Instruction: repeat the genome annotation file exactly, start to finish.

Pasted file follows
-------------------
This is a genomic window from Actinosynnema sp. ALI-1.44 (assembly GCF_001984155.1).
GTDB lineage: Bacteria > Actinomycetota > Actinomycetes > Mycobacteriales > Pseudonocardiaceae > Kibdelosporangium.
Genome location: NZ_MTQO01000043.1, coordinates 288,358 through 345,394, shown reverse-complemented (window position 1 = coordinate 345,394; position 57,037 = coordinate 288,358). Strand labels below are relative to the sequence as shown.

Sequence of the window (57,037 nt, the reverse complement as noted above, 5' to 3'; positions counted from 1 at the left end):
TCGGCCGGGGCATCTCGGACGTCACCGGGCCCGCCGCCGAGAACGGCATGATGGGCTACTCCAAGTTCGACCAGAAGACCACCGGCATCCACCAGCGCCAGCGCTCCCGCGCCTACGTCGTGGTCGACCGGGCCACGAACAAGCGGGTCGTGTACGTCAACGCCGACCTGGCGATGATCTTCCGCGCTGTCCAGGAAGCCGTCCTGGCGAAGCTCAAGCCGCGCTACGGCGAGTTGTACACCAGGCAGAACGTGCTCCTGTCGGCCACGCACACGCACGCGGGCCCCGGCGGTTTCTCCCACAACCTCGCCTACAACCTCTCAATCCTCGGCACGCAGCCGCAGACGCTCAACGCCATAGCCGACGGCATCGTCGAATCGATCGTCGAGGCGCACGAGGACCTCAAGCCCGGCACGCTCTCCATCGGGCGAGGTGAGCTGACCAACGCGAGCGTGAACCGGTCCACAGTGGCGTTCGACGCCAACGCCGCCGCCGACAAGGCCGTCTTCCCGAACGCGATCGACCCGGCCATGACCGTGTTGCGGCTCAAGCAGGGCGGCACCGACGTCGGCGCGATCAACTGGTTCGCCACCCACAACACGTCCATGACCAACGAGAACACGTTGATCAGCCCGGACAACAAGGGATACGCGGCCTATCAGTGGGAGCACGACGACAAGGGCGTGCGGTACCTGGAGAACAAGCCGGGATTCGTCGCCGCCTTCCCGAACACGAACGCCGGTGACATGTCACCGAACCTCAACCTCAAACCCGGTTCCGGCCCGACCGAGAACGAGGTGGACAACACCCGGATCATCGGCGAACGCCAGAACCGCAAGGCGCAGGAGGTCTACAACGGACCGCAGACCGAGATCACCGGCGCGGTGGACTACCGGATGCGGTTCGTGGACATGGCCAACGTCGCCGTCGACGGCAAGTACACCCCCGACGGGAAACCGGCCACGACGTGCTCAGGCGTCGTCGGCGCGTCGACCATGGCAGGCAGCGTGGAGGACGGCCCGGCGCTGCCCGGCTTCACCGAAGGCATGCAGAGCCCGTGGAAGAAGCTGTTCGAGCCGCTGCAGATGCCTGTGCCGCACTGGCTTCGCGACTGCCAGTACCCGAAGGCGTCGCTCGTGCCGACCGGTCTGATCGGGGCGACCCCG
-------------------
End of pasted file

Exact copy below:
This is a genomic window from Actinosynnema sp. ALI-1.44 (assembly GCF_001984155.1).
GTDB lineage: Bacteria > Actinomycetota > Actinomycetes > Mycobacteriales > Pseudonocardiaceae > Kibdelosporangium.
Genome location: NZ_MTQO01000043.1, coordinates 288,358 through 345,394, shown reverse-complemented (window position 1 = coordinate 345,394; position 57,037 = coordinate 288,358). Strand labels below are relative to the sequence as shown.

Sequence of the window (57,037 nt, the reverse complement as noted above, 5' to 3'; positions counted from 1 at the left end):
TCGGCCGGGGCATCTCGGACGTCACCGGGCCCGCCGCCGAGAACGGCATGATGGGCTACTCCAAGTTCGACCAGAAGACCACCGGCATCCACCAGCGCCAGCGCTCCCGCGCCTACGTCGTGGTCGACCGGGCCACGAACAAGCGGGTCGTGTACGTCAACGCCGACCTGGCGATGATCTTCCGCGCTGTCCAGGAAGCCGTCCTGGCGAAGCTCAAGCCGCGCTACGGCGAGTTGTACACCAGGCAGAACGTGCTCCTGTCGGCCACGCACACGCACGCGGGCCCCGGCGGTTTCTCCCACAACCTCGCCTACAACCTCTCAATCCTCGGCACGCAGCCGCAGACGCTCAACGCCATAGCCGACGGCATCGTCGAATCGATCGTCGAGGCGCACGAGGACCTCAAGCCCGGCACGCTCTCCATCGGGCGAGGTGAGCTGACCAACGCGAGCGTGAACCGGTCCACAGTGGCGTTCGACGCCAACGCCGCCGCCGACAAGGCCGTCTTCCCGAACGCGATCGACCCGGCCATGACCGTGTTGCGGCTCAAGCAGGGCGGCACCGACGTCGGCGCGATCAACTGGTTCGCCACCCACAACACGTCCATGACCAACGAGAACACGTTGATCAGCCCGGACAACAAGGGATACGCGGCCTATCAGTGGGAGCACGACGACAAGGGCGTGCGGTACCTGGAGAACAAGCCGGGATTCGTCGCCGCCTTCCCGAACACGAACGCCGGTGACATGTCACCGAACCTCAACCTCAAACCCGGTTCCGGCCCGACCGAGAACGAGGTGGACAACACCCGGATCATCGGCGAACGCCAGAACCGCAAGGCGCAGGAGGTCTACAACGGACCGCAGACCGAGATCACCGGCGCGGTGGACTACCGGATGCGGTTCGTGGACATGGCCAACGTCGCCGTCGACGGCAAGTACACCCCCGACGGGAAACCGGCCACGACGTGCTCAGGCGTCGTCGGCGCGTCGACCATGGCAGGCAGCGTGGAGGACGGCCCGGCGCTGCCCGGCTTCACCGAAGGCATGCAGAGCCCGTGGAAGAAGCTGTTCGAGCCGCTGCAGATGCCTGTGCCGCACTGGCTTCGCGACTGCCAGTACCCGAAGGCGTCGCTCGTGCCGACCGGTCTGATCGGGGCGACCCCG